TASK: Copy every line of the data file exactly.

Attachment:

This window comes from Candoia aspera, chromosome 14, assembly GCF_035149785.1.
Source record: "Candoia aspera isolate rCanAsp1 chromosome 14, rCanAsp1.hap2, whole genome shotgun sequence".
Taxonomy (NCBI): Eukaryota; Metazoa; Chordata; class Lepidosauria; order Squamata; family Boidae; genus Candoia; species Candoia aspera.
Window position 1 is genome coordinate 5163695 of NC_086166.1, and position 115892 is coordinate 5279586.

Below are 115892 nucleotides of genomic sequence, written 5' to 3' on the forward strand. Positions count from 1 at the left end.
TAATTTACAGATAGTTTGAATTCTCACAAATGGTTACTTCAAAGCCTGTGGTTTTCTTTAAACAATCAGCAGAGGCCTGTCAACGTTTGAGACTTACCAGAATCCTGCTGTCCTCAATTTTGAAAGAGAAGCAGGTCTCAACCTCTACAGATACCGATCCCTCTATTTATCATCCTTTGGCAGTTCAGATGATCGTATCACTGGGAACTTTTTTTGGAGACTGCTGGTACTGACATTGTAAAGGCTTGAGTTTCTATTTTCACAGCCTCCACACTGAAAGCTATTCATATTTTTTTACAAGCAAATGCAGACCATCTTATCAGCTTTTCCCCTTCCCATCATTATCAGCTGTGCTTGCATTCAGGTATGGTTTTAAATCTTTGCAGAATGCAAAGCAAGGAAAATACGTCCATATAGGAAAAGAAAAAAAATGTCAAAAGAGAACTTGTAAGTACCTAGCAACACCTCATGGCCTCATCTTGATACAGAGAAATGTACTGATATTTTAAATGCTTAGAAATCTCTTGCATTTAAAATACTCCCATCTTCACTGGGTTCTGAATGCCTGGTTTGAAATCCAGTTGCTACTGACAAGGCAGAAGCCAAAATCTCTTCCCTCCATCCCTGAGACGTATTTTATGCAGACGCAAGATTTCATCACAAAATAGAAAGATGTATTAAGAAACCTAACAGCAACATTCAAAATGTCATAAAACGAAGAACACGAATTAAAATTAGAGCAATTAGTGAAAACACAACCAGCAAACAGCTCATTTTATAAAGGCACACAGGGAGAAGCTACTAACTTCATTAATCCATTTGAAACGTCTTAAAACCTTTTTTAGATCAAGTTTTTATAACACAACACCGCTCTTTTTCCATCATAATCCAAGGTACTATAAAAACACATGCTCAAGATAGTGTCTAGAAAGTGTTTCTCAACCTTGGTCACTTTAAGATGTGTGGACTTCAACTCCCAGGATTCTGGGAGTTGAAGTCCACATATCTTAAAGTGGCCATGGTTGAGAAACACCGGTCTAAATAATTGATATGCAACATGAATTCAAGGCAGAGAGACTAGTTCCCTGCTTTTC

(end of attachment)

This window comes from Candoia aspera, chromosome 14, assembly GCF_035149785.1.
Source record: "Candoia aspera isolate rCanAsp1 chromosome 14, rCanAsp1.hap2, whole genome shotgun sequence".
Taxonomy (NCBI): Eukaryota; Metazoa; Chordata; class Lepidosauria; order Squamata; family Boidae; genus Candoia; species Candoia aspera.
Window position 1 is genome coordinate 5163695 of NC_086166.1, and position 115892 is coordinate 5279586.

Below are 115892 nucleotides of genomic sequence, written 5' to 3' on the forward strand. Positions count from 1 at the left end.
TAATTTACAGATAGTTTGAATTCTCACAAATGGTTACTTCAAAGCCTGTGGTTTTCTTTAAACAATCAGCAGAGGCCTGTCAACGTTTGAGACTTACCAGAATCCTGCTGTCCTCAATTTTGAAAGAGAAGCAGGTCTCAACCTCTACAGATACCGATCCCTCTATTTATCATCCTTTGGCAGTTCAGATGATCGTATCACTGGGAACTTTTTTTGGAGACTGCTGGTACTGACATTGTAAAGGCTTGAGTTTCTATTTTCACAGCCTCCACACTGAAAGCTATTCATATTTTTTTACAAGCAAATGCAGACCATCTTATCAGCTTTTCCCCTTCCCATCATTATCAGCTGTGCTTGCATTCAGGTATGGTTTTAAATCTTTGCAGAATGCAAAGCAAGGAAAATACGTCCATATAGGAAAAGAAAAAAAATGTCAAAAGAGAACTTGTAAGTACCTAGCAACACCTCATGGCCTCATCTTGATACAGAGAAATGTACTGATATTTTAAATGCTTAGAAATCTCTTGCATTTAAAATACTCCCATCTTCACTGGGTTCTGAATGCCTGGTTTGAAATCCAGTTGCTACTGACAAGGCAGAAGCCAAAATCTCTTCCCTCCATCCCTGAGACGTATTTTATGCAGACGCAAGATTTCATCACAAAATAGAAAGATGTATTAAGAAACCTAACAGCAACATTCAAAATGTCATAAAACGAAGAACACGAATTAAAATTAGAGCAATTAGTGAAAACACAACCAGCAAACAGCTCATTTTATAAAGGCACACAGGGAGAAGCTACTAACTTCATTAATCCATTTGAAACGTCTTAAAACCTTTTTTAGATCAAGTTTTTATAACACAACACCGCTCTTTTTCCATCATAATCCAAGGTACTATAAAAACACATGCTCAAGATAGTGTCTAGAAAGTGTTTCTCAACCTTGGTCACTTTAAGATGTGTGGACTTCAACTCCCAGGATTCTGGGAGTTGAAGTCCACATATCTTAAAGTGGCCATGGTTGAGAAACACCGGTCTAAATAATTGATATGCAACATGAATTCAAGGCAGAGAGACTAGTTCCCTGCTTTTC